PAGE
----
July 5, 2013
By Nuha Shabaan and Jacob Wirtschafter
As it began its first deliberations in Istanbul after doubling the number of participating representatives, the Syrian Coalition issued an appeal to the United Nations and the international community to “intervene immediately to provide humanitarian access into the besieged areas of Daraa and Homs” and called for support to the FSA so it could defend civilians.
Syrians online found irony that the same body prevented a delegation of FSA fighters from Homs to share their views with the leaders meeting at the five star Gonen Hotel.
“How can we trust this group that sold the revolution and Homs to those who refuse to listen to FSA heroes,” asked Ahmed a Sayyad posting on Facebook from Lebanon.
A source confirmed to Syria Direct that leftist representative Michel Kilo met privately with the Homs fighters in a separate conference room but the delegation from the front were not allowed to speak to the entire assembly.
With a consensus emerging that the inability of the Muslim Brotherhood to inclusively and effectively govern in Egypt led to its demise, concerned friends of the Syrian Coalition wonder if their government in exile can learn from Mr. Morsi’s mistakes.
Members and allies of the Syrian Muslim Brotherhood have dominated the Coalition since its inception.
“Morsi and his colleagues believed that putting others aside and forbidding their participation in political life would insure eternal rule for the Brotherhood,” said Abd al-Razak Eid, a 63-year-old veteran of Syrian opposition politics who found asylum in France.
“This is the mentality of dictators. The question on the table is: can the Syrian Muslim Brotherhood learn from Egypt?”
Eid, who was accused of treason by the Assad government in 2002, and sentenced the following year by a military court was prominent in the pre-uprising opposition.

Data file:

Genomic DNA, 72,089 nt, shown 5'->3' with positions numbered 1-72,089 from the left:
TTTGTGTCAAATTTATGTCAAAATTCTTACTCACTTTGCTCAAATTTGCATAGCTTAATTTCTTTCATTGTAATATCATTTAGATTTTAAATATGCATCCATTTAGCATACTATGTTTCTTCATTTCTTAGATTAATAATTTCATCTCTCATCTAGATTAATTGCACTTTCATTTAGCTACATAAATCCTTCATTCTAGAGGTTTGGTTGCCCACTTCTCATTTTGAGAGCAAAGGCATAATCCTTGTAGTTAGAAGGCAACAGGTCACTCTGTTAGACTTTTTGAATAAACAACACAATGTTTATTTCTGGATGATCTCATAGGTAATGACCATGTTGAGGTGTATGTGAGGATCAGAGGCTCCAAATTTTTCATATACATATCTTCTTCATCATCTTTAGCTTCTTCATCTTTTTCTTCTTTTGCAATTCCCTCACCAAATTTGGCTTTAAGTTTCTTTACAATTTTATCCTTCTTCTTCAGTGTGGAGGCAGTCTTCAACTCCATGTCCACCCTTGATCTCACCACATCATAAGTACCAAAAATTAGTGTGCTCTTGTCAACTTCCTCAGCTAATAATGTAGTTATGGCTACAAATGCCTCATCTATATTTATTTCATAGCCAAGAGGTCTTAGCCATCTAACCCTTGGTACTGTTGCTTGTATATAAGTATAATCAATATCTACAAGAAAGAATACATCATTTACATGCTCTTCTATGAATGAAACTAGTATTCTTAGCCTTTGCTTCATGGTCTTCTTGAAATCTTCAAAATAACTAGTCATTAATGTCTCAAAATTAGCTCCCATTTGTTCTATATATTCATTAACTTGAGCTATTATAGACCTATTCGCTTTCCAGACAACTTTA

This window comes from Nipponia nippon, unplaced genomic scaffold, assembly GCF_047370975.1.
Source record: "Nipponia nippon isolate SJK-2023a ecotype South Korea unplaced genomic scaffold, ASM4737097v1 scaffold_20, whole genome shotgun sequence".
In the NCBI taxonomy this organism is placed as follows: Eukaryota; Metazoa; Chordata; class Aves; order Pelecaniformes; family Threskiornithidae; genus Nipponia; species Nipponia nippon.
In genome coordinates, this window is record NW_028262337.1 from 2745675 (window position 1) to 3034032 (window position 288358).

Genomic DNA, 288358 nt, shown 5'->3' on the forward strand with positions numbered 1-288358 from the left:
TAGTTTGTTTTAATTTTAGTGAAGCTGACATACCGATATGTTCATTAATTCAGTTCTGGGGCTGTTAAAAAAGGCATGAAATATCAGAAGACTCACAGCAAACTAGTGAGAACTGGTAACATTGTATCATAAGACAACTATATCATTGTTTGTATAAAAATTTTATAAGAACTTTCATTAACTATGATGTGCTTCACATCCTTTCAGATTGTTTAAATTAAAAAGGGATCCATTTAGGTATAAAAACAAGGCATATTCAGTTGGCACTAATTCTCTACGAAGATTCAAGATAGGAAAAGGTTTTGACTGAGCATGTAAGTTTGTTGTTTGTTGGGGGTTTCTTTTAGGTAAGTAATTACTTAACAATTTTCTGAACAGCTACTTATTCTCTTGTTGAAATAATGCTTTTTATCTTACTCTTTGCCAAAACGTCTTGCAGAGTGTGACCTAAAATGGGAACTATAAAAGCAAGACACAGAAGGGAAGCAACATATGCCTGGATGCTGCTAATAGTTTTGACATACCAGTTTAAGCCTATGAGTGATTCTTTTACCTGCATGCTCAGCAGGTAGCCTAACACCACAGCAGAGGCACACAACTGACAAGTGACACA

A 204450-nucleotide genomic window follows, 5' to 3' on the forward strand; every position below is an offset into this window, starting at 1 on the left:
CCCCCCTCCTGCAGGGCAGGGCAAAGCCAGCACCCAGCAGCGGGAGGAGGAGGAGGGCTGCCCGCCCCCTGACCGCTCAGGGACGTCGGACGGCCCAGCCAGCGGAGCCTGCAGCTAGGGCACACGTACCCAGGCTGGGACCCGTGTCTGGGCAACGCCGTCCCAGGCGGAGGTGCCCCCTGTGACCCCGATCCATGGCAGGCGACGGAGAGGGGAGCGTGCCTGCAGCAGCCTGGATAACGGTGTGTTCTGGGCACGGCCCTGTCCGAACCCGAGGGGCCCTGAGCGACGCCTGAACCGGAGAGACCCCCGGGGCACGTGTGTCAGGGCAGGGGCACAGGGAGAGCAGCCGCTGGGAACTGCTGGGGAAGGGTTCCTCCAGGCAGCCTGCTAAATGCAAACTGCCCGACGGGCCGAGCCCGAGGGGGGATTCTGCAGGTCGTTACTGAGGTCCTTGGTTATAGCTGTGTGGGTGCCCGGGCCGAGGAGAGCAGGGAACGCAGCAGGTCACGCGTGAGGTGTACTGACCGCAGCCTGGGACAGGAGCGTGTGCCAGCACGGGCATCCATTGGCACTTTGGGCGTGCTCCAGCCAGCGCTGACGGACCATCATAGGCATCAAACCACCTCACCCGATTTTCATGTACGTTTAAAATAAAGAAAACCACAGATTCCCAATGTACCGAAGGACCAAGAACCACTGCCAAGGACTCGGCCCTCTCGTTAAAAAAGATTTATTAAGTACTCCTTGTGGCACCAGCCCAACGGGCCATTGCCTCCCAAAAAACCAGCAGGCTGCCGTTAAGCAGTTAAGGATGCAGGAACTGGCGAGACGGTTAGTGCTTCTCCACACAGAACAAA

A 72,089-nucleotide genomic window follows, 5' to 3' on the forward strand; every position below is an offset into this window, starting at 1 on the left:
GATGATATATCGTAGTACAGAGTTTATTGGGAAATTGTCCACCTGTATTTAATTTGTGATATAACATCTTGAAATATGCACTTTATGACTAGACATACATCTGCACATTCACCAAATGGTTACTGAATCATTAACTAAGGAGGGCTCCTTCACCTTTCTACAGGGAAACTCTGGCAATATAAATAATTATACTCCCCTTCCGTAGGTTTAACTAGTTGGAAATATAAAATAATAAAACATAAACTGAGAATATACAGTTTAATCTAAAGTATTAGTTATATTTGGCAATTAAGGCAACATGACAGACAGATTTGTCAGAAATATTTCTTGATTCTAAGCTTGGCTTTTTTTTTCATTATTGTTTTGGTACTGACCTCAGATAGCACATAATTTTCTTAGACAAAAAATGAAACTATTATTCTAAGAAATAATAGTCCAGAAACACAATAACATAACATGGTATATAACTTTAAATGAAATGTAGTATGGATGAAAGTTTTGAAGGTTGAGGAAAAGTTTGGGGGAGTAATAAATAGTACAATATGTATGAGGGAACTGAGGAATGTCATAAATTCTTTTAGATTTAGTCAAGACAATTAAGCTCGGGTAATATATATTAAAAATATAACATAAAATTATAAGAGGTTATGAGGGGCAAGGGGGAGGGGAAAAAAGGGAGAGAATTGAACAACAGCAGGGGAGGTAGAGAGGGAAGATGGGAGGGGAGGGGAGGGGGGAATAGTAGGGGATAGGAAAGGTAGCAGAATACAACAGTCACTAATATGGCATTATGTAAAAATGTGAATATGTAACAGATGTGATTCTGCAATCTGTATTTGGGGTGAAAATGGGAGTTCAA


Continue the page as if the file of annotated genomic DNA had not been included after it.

“They [Muslim Brotherhood] see representing the opposition as their private job and made the international and Arab world ignore them as an option,” said the writer of several books on Syrian affairs.
“Morsi hasn’t done anything for Egyptian people in a year of rule, except benefit the Muslim Brotherhood. The Syrian Muslim Brotherhood is the same, they don’t only isolate their opposition allies, and they alienate their own genuine constituency,” alleged Eid.
Not all Syrian liberals are as dismissive of the Coalition’s ability to govern inclusively while Brotherhood representatives hold heavy sway.
Movement for Justice and Development Chairman Anas Al-Abdah thinks there is a reasonable chance that the government in exile can meet expectations to select a new leader and absorb diverse elements such as his own party’s secularist representatives.
“It is my belief that one of the most important criteria of success, with regard to this conference, will be its ability to absorb the new [members] of this expansion, and second, to choose new leadership with the experience to reorient the Coalition towards a new horizon, and to match the ambitions and hopes of the revolution,” said the 46 year-old Information Technology expert.
Al-Abdah, who cooperated with Syrian Brotherhood leaders in crafting the 2005 Damascus Declaration, sees effective governance as the key mission of the Coalition, and the key goal for the opposition’s leadership.
“It is of utmost importance now that we agree on a president for this government, as it will speed up the process of providing the services that the liberated areas require. It will also open the path for this government to do its essential job inside Syria and the designated liberated areas,”said Al-Abdah speaking from Istanbul.
Mahmud Ali al-Khalaf, Chairman of the Moderate Party urges the Syrian Brotherhood to absorb the implications of the Egyptian experience.
“We hope Syrian Muslim Brotherhood will be wise in their behavior, and learn a lesson from their Egyptian counterparts to choose the right path. This means taking Syria and the Syrian people into consideration,” said al-Khalaf.